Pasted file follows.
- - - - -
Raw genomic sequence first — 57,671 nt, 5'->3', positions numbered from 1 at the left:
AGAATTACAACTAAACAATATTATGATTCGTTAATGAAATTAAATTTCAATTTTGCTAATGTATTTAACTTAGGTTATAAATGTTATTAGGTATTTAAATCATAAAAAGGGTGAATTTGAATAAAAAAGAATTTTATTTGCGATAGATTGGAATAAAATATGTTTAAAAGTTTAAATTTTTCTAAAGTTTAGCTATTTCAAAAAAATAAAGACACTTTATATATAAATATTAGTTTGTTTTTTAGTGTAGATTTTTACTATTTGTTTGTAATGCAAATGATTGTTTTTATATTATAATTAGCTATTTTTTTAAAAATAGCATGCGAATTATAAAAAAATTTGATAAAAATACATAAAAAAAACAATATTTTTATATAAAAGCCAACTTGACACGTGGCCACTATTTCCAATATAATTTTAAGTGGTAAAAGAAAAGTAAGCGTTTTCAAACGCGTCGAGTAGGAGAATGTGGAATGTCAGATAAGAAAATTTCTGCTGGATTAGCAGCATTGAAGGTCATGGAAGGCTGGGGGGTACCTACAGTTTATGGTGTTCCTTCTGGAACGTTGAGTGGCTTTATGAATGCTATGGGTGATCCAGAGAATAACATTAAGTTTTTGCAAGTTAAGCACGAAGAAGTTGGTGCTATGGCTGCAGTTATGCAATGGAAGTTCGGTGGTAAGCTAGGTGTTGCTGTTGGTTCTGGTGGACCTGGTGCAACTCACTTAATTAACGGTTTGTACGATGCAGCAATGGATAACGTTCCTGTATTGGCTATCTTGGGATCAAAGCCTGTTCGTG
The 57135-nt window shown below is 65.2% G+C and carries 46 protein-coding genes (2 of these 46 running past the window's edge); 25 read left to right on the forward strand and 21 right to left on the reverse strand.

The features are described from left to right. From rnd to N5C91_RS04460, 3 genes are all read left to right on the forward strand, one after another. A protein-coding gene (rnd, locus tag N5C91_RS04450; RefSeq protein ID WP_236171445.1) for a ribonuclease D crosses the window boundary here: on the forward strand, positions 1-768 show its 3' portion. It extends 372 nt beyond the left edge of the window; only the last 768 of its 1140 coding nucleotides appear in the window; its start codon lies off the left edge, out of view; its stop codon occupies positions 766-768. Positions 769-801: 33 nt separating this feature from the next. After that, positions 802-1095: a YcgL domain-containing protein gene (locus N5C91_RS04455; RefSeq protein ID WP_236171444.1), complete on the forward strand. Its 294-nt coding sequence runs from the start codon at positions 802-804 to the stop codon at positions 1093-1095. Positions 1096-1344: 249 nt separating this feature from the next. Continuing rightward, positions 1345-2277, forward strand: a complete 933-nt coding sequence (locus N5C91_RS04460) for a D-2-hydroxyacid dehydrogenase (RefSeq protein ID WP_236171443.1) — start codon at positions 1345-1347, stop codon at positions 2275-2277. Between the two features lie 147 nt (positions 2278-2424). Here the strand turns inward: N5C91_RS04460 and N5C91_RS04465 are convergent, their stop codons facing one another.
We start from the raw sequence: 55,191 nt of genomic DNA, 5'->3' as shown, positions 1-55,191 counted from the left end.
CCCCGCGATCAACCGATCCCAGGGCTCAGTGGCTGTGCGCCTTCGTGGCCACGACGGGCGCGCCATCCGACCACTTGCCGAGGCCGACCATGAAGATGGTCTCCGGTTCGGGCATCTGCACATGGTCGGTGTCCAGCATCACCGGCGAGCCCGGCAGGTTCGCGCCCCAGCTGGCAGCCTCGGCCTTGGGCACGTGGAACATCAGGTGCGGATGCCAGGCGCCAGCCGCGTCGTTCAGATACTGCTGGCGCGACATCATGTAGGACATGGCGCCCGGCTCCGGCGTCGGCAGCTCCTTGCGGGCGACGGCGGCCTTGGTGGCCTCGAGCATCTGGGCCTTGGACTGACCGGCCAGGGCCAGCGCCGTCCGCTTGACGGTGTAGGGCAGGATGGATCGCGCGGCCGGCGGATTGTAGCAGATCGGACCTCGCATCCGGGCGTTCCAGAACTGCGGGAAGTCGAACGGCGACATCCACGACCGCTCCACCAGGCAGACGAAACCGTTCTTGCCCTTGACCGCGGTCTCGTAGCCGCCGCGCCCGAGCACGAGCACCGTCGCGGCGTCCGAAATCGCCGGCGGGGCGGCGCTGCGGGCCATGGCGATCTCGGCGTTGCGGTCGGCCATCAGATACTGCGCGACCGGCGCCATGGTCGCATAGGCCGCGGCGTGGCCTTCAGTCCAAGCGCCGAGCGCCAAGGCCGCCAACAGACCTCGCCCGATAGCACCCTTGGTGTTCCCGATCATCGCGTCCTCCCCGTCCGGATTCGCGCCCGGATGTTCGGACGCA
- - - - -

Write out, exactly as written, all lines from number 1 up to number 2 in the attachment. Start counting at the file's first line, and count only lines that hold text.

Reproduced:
Raw genomic sequence first — 57,671 nt, 5'->3', positions numbered from 1 at the left:
AGAATTACAACTAAACAATATTATGATTCGTTAATGAAATTAAATTTCAATTTTGCTAATGTATTTAACTTAGGTTATAAATGTTATTAGGTATTTAAATCATAAAAAGGGTGAATTTGAATAAAAAAGAATTTTATTTGCGATAGATTGGAATAAAATATGTTTAAAAGTTTAAATTTTTCTAAAGTTTAGCTATTTCAAAAAAATAAAGACACTTTATATATAAATATTAGTTTGTTTTTTAGTGTAGATTTTTACTATTTGTTTGTAATGCAAATGATTGTTTTTATATTATAATTAGCTATTTTTTTAAAAATAGCATGCGAATTATAAAAAAATTTGATAAAAATACATAAAAAAAACAATATTTTTATATAAAAGCCAACTTGACACGTGGCCACTATTTCCAATATAATTTTAAGTGGTAAAAGAAAAGTAAGCGTTTTCAAACGCGTCGAGTAGGAGAATGTGGAATGTCAGATAAGAAAATTTCTGCTGGATTAGCAGCATTGAAGGTCATGGAAGGCTGGGGGGTACCTACAGTTTATGGTGTTCCTTCTGGAACGTTGAGTGGCTTTATGAATGCTATGGGTGATCCAGAGAATAACATTAAGTTTTTGCAAGTTAAGCACGAAGAAGTTGGTGCTATGGCTGCAGTTATGCAATGGAAGTTCGGTGGTAAGCTAGGTGTTGCTGTTGGTTCTGGTGGACCTGGTGCAACTCACTTAATTAACGGTTTGTACGATGCAGCAATGGATAACGTTCCTGTATTGGCTATCTTGGGATCAAAGCCTGTTCGTG